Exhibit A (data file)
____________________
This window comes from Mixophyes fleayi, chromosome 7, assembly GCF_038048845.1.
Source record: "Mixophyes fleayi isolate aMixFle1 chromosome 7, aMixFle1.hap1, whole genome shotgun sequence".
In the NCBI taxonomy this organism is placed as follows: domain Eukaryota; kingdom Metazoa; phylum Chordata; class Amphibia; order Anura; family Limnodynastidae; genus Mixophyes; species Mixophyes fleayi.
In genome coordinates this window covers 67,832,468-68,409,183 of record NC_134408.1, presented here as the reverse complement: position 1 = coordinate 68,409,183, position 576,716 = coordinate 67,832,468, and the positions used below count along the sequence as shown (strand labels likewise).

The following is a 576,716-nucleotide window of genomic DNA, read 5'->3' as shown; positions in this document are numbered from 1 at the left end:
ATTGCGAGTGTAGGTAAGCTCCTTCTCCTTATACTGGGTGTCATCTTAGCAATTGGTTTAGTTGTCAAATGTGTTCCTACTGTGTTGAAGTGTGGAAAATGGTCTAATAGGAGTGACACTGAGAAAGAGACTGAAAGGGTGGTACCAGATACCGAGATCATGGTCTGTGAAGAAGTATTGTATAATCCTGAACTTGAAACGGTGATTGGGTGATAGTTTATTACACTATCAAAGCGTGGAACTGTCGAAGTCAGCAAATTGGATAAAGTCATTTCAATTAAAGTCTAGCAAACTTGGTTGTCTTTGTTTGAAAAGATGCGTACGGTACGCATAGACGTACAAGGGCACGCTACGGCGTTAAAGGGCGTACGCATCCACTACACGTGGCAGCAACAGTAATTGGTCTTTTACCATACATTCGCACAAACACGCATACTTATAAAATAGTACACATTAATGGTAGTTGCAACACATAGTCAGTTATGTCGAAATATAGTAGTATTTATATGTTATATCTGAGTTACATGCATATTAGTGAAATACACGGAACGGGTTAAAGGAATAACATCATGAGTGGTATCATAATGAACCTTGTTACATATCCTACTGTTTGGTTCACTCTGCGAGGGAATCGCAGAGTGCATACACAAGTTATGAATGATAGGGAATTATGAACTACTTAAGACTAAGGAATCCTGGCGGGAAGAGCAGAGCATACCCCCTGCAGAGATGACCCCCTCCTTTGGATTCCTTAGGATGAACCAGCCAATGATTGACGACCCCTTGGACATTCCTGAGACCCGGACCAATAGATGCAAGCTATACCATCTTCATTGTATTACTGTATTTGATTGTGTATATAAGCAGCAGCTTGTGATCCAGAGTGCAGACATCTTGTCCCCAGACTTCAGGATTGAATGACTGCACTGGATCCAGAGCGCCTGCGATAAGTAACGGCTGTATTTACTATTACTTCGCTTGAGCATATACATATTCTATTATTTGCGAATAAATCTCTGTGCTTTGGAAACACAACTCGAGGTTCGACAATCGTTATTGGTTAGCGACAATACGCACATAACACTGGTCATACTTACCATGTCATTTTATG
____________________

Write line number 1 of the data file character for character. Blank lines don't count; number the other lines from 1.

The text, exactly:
This window comes from Mixophyes fleayi, chromosome 7, assembly GCF_038048845.1.